State joins Electoral College pact

Elections: Law backs winner of popular vote

April 29, 2009 


The Washington State Capitol in Olympia. (Tony Overman/The Olympian)

Washington voters favored Al Gore for president in 2000, and so did a majority of U.S. voters. Yet George W. Bush was sworn in as president because he won the Electoral College vote.

It was the fourth time in history that an elected president didn’t win the popular vote.

Under a bill signed into law Tuesday by Gov. Chris Gregoire, Washington will pledge its 11 Electoral College votes to the winner of the national popular vote. Washington joins a small but growing compact of states including Hawaii, Illinois, Maryland and New Jersey that allocate their votes that way.

The chairman of the nonprofit group National Popular Vote, John Koza, who wrote a book titled “Every Vote Equal,” was at the Capitol to witness the signing. The law means 61 electoral votes nationwide now will go to the popular-vote winner, almost one-quarter of the way to 270 electoral votes, the majority needed to activate the compact.

“It is a big deal. It shows momentum. It shows support. It’s a clean government state,” Koza said of Washington, the first state in the West to join the compact. “We hope to get this in time for the 2012 election. We have bill sponsors now in all 50 states.”

Many Republicans in the state Legislature opposed the bill, including Rep. Bruce Chandler of Granger, who complained that the 50 states and District of Columbia offer choices of candidates and have different rules for who can vote and when voters can register. So votes are not all equal in a popular-vote system.

Secretary of State Sam Reed also dislikes the compact idea. He did not ask Gregoire to veto Senate Bill 5599, sponsored by Democratic Sen. Joe McDermott of West Seattle, because Reed is skeptical that it ever will take effect, spokesman David Ammons said.

Rob Richie, a former Olympia resident who helped launch the popular-vote campaign as the leader of Maryland-based FairVote, said it’s a matter of fairness. Unlike past efforts to change the Electoral College system, this effort doesn’t require amending the U.S. Constitution.

“Washington state’s action in advancing the National Popular Vote plan is just the latest indication of the power of this straightforward proposal to give all Americans an equal vote for president and an equal opportunity to hold the White House accountable,” Richie said in an e-mail.

Twenty-seven legislative chambers have adopted the concept nationally, including the Michigan House late last year and the Oregon House this month.

David John Anderson, a Shaw Island resident who managed the initiative campaign that created the state’s “top two” primary, asked Gregoire to veto the bill. He also crafted a veto stamp to give to the governor.

“They shouldn’t be doing this in a crisis session. This hasn’t been thought out. No one has looked at the population growth rates of other states,” Anderson said. “Of the 10 fastest-growing states, eight are red states. Washington is going to lose in this thing.”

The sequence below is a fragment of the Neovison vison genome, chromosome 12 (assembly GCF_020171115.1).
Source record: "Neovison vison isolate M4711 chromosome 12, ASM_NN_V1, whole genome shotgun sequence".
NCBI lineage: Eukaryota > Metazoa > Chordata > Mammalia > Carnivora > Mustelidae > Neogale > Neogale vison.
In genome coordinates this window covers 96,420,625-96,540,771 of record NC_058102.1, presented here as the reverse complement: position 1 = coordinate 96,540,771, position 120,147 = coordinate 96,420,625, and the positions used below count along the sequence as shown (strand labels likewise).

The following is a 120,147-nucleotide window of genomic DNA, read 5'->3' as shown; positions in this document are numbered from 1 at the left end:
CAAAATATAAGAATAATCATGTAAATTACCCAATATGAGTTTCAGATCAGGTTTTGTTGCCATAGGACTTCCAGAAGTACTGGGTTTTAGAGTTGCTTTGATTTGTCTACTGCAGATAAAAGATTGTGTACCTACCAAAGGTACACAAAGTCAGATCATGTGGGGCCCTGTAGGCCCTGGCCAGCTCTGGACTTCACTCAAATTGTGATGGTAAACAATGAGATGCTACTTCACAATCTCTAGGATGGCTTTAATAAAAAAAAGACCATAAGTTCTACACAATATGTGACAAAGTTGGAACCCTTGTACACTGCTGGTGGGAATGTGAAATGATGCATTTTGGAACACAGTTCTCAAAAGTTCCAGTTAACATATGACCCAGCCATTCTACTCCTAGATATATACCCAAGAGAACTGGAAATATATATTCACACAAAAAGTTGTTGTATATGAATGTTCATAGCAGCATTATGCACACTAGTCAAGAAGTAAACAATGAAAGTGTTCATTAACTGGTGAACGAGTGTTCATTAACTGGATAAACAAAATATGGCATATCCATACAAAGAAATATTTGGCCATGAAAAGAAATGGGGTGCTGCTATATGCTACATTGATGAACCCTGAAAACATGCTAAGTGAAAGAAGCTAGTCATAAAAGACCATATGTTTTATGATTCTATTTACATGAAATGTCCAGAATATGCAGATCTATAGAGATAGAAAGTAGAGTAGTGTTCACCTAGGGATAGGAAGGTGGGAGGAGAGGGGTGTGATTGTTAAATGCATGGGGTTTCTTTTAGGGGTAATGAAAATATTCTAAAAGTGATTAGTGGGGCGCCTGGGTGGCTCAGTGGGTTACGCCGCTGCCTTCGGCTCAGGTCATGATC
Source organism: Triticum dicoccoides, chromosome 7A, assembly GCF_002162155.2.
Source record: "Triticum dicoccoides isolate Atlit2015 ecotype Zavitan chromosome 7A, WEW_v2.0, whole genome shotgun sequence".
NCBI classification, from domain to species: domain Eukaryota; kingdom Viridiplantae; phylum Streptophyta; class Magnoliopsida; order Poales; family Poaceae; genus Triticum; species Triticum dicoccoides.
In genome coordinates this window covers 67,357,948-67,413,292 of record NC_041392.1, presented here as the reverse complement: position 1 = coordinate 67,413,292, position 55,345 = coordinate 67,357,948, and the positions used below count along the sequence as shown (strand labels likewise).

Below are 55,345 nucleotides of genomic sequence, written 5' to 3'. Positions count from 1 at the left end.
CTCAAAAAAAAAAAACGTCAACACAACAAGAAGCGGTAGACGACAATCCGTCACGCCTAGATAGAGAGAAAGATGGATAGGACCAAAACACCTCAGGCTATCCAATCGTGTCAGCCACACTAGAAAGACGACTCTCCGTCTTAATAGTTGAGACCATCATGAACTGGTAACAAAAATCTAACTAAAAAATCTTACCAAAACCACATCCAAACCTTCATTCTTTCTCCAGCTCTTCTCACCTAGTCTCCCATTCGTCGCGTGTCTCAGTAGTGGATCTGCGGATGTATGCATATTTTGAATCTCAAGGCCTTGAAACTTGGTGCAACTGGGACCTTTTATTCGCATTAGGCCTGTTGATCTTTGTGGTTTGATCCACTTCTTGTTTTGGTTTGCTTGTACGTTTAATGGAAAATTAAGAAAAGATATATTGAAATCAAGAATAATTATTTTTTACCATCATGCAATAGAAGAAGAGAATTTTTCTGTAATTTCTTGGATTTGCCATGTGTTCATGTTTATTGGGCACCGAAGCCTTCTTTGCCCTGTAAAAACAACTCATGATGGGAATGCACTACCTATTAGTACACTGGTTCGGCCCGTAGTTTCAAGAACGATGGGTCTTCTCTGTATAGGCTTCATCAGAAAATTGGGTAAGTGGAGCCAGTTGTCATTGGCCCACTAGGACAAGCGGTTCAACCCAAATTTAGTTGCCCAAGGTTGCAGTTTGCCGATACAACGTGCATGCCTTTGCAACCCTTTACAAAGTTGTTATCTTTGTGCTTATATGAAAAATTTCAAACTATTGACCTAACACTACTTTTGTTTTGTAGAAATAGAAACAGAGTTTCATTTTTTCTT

Reed has argued that the Electoral College helps draw presidential candidates to smaller states such as Washington to talk about local issues, because candidates need the state’s electoral votes.

But Richie, a co-author of Koza’s book, said the argument that the Electoral College helps send candidates to smaller states is weak. A recent study by FairVote showed that states such as Washington are becoming less like electoral battlegrounds, and presidential campaigns typically skip them as a result.

Washington tied with 24 other states for the least attention paid by national candidates in 2008, including few campaign ads, and it was one of 32 states that received no peak-season visits by the candidates, FairVote’s study showed.

Voter Richard E. Johnson Jr., a self-styled independent voter from Lacey, testified in favor of the compact in the Legislature.

“Whoopee!” Johnson said in an e-mail to The Olympian. “We in Washington state finally have the potential – when other states join the pact and we gain ‘critical mass’ – to have our individual votes count for the presidential candidate of our choice. The concept of choosing delegates to the Electoral College by the ‘winning’ political party has been outmoded since the extensive use of the telegraph after the Civil War.”


Correction: Corrected to omit reference to 1900 election when Washington favored William McKinley, who defeated William Jennings Bryan. Office of the Secretary of State's data was correct.

States in the National Popular Vote compact: Washington (11 Electoral College votes), Hawaii (four), Illinois (21), Maryland (10) and New Jersey (15)

Electoral College votes pledged: 61

Electoral College votes needed to activate the compact: 270

Washington has voted for the presidential candidate who lost the national election eight times, according to the state Office of the Secretary of State.

1892: Benjamin Harrison, lost to Grover Cleveland

1896: William Jennings Bryan, lost to William McKinley

1912: Theodore Roosevelt (Bull Moose Party), lost to Woodrow Wilson

1960: Richard Nixon, lost to John F. Kennedy

1968: Hubert Humphrey, lost to Richard Nixon

1976: Gerald Ford, lost to Jimmy Carter

1988: Michael Dukakis, lost to George H.W. Bush

2004: John Kerry, lost to George W. Bush

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